Members of the SlaFMig research team – Lotte Pelckmans, Leah Durst-Lee and Nolwenn Marconnet – recently presented at the AFRAB Legal Abolition of Slavery in African History conference on how local and diasporic Malian anti-slavery activists use the legal court system to fight descent-based slavery.
In Mali, as opposed to Mauritania and Niger, there is no law directly criminalizing descent-based slavery. Therefore in Mali, lawyers have to resort to alternative articles in penal law to indirectly address discrimination against people of slave status, while being located within a culture in which legal pluralism recognizes the authority of both religious and constitutional legal provisions that are often contradictory. In ways comparable to Mauritania and Niger, only a relatively small number of lawsuits advanced by victims of descent-based slavery against their former masters have resulted in favorable judgments for the victims.
In their research, Lotte, Leah and Nolwenn analyse how the activists (try to) provide remedy for the victims within and outside of their movement. To do so, they conducted interviews with Malian activists and lawyers, living in Mali and in the diaspora in France. As a team, they were able to use multiple media (emails and WhatsApp) to contact informants and conduct surveys and interviews in French and English.
The idea of the research came from previous research and interviews where anti-slavery activists emphasised their work towards legal solutions for the problem of discrimination and exclusion related to descent-based slavery in (West) Mali. Indeed, even though in their current use of courts, no one is able to use a well -defined law criminalising this specific phenomenon, even there, the practice of resorting to the law is firmly used by the activists, especially those of the anti-slavery social movement RMFP (Rassemblement Malien pour la Fraternité et le Progrès) slogan Gambana.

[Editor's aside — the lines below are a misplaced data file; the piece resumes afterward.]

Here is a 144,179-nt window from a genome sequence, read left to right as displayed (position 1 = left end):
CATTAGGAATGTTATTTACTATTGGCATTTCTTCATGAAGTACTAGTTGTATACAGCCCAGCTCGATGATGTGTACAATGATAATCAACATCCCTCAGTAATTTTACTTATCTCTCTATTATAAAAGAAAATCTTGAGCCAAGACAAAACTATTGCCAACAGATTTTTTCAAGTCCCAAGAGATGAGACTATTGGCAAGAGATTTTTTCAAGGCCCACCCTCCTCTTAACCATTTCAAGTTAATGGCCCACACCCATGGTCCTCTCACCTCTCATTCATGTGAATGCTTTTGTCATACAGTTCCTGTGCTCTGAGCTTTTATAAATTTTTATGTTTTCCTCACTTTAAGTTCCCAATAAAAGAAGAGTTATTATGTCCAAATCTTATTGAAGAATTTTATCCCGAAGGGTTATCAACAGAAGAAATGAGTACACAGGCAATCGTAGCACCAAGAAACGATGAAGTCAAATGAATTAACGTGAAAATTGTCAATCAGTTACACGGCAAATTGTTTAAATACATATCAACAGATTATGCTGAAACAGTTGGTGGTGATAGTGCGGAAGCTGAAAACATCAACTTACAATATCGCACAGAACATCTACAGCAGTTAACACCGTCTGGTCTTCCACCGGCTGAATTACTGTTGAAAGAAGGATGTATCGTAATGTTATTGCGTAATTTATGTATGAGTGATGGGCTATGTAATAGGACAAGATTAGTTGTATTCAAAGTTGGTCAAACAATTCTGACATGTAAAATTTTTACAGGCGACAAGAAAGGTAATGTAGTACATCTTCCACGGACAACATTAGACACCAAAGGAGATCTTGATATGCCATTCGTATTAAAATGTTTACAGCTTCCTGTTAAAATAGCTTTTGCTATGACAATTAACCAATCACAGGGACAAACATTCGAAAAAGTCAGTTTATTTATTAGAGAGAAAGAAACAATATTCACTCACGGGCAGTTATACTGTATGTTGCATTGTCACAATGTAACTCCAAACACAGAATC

Their research concluded that anti-slavery activists use legal courts to fight descent-based slavery for four main reasons: 1) sentiment that ‘the strength remains in the law’, 2) the creation of a legal culture, 3) establishing victims’ rights through legal precedent and 4) the international reach of a legal approach. Informants situated their choice and motivation for the strength of legal approaches to some convincing legal precedents and successes gained by other anti-slavery movements in the subregion (precedents with Hadijatou Mani and threats that emanated from the passage of criminal anti-slavery laws in both Niger and Mauritania). Even though the use of the courts may have limitations, activists and victims are not only driven by a cost/benefit mindset, but according to one informant also by hope that they will be heard one day.
Their paper is in the process of being published as a chapter in an upcoming book by Marie Rodet and Bakary Camara.